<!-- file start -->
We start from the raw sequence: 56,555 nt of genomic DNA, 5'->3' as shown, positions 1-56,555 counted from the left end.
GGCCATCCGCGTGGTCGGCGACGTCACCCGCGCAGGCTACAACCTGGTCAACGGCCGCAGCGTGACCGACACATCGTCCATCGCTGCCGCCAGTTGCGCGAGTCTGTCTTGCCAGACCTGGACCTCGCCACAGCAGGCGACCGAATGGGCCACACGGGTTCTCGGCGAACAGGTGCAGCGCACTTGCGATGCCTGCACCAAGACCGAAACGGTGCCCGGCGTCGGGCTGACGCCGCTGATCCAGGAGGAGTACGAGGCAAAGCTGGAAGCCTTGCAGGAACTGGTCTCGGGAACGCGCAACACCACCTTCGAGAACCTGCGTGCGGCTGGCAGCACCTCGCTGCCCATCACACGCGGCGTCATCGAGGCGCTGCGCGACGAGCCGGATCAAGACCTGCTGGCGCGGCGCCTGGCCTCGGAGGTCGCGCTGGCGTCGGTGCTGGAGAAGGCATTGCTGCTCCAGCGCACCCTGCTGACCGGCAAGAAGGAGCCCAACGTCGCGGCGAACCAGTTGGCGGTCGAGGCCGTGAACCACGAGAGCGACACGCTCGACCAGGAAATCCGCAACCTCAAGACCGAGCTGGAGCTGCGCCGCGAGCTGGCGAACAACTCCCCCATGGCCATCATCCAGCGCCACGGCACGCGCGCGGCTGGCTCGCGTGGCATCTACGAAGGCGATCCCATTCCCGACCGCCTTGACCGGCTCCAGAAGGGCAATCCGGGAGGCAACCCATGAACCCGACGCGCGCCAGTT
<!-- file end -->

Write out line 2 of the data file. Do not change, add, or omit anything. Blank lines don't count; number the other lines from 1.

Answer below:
GGCCATCCGCGTGGTCGGCGACGTCACCCGCGCAGGCTACAACCTGGTCAACGGCCGCAGCGTGACCGACACATCGTCCATCGCTGCCGCCAGTTGCGCGAGTCTGTCTTGCCAGACCTGGACCTCGCCACAGCAGGCGACCGAATGGGCCACACGGGTTCTCGGCGAACAGGTGCAGCGCACTTGCGATGCCTGCACCAAGACCGAAACGGTGCCCGGCGTCGGGCTGACGCCGCTGATCCAGGAGGAGTACGAGGCAAAGCTGGAAGCCTTGCAGGAACTGGTCTCGGGAACGCGCAACACCACCTTCGAGAACCTGCGTGCGGCTGGCAGCACCTCGCTGCCCATCACACGCGGCGTCATCGAGGCGCTGCGCGACGAGCCGGATCAAGACCTGCTGGCGCGGCGCCTGGCCTCGGAGGTCGCGCTGGCGTCGGTGCTGGAGAAGGCATTGCTGCTCCAGCGCACCCTGCTGACCGGCAAGAAGGAGCCCAACGTCGCGGCGAACCAGTTGGCGGTCGAGGCCGTGAACCACGAGAGCGACACGCTCGACCAGGAAATCCGCAACCTCAAGACCGAGCTGGAGCTGCGCCGCGAGCTGGCGAACAACTCCCCCATGGCCATCATCCAGCGCCACGGCACGCGCGCGGCTGGCTCGCGTGGCATCTACGAAGGCGATCCCATTCCCGACCGCCTTGACCGGCTCCAGAAGGGCAATCCGGGAGGCAACCCATGAACCCGACGCGCGCCAGTT